The Final stage

With the 3000km mark drawing near and 3 months on the wall, it is really difficult to conceive what I have already been through. The desert seemed never ending as we traveled up the Hexi corridor along the silk route from Jauyigian. I felt like a marble in a half pipe being flung from side to side as we traversed the valleys and then up onto the mountains and back down into the dessert plains. The scrambling over and through the dongas of Shaanxi and finally we have arrived in the mountains of the Hebei province and Beijing.

The terrain is daunting and nearly impossible to travel as the crow flies; the cold is now part of the day. With this has come my bigger rucksack with extra gear and safety equipment, stopping for longer than 20 mins, now not advisable, as the sweat on your back starts to freeze, so “keep moving”.

Its 7 in the morning still hazy dark, we are all huddled in a group having breakfast, but we can’t stand around or even finish eating, we must now move to generate heat. Off we set, into the mist and up the ravine leading to a buttress that will take us up to the massive rock wall that has been eluding us all these months, have we finally found it. Blowing steam out of both nostrils like a bull entering the ring to fight the matador, up we climb. It’s a small goat trail, overgrown with some of the biggest hook thorns l has ever seen. With my body ice cold, the pain of the thorns tearing into my skin as we try and force our way through them is excruciating.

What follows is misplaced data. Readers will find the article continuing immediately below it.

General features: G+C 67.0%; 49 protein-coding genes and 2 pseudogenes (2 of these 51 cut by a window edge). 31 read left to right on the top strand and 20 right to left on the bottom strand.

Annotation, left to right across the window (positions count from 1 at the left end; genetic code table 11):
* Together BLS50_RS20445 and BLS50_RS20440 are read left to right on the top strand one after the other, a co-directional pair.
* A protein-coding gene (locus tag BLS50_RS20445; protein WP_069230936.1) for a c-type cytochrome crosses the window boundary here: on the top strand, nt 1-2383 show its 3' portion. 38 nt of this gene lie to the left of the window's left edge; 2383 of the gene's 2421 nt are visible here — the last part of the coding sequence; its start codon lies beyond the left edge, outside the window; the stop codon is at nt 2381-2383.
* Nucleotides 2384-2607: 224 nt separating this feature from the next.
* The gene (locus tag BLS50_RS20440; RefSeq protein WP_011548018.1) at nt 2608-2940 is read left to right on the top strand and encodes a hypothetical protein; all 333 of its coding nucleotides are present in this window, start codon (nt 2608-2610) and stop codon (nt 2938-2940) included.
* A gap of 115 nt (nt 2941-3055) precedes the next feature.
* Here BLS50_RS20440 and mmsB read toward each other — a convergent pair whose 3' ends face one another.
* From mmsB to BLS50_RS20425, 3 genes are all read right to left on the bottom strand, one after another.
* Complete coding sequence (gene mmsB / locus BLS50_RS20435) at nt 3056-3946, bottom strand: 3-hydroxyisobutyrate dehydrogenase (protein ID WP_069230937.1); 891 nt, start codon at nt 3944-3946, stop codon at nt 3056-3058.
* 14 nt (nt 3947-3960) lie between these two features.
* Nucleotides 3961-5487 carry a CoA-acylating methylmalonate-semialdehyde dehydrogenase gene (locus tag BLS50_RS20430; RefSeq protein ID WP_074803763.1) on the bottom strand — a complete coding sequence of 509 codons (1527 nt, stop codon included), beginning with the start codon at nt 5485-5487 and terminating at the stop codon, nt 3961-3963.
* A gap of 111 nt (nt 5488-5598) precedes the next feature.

Slowly the sun wobbles up onto the horizon, weak and heavily laden with the toil of trying to warm up the frozen earth, it manages to lift a few rays and flop them over the valleys, just scattering pockets of mist to the left and right, allowing a bit of warmth to soak through and reach down to us, energizing our lethargic limbs. It is incredible how warmth can lift ones spirit, and gives you a surge of energy.

The path has now dissipated into the bush as the gradient increased, each goat probably deciding on its own route. The bush was now head height and whipping our cold faces, stinging our frozen noses. The hiking poles hardly penetrating into the frozen ground, slipping and sliding we rounded the final corner of the buttress and onto the mountain top.

I stood, hanging between my hiking poles steam pouring out of my gear and sweat hanging from my brow, sucking on the cold air and filling my lungs until they burned trying to find the last bit of oxygen at this altitude, I looked up. Ahead of me, there it was, parting the mist like a giant standing up and stretching his arms into the morning sun, the great wall started to unravel itself down the valley, into a tower, out the back and on it rolled, into the next tower up the next mountain and the next, then it split, it seemed to pick up speed as this visual phenomena enveloped me as it rushed off into the distant horizon, I lifted my arms into the air and just screamed.

From here we ride the dragon to the sea.

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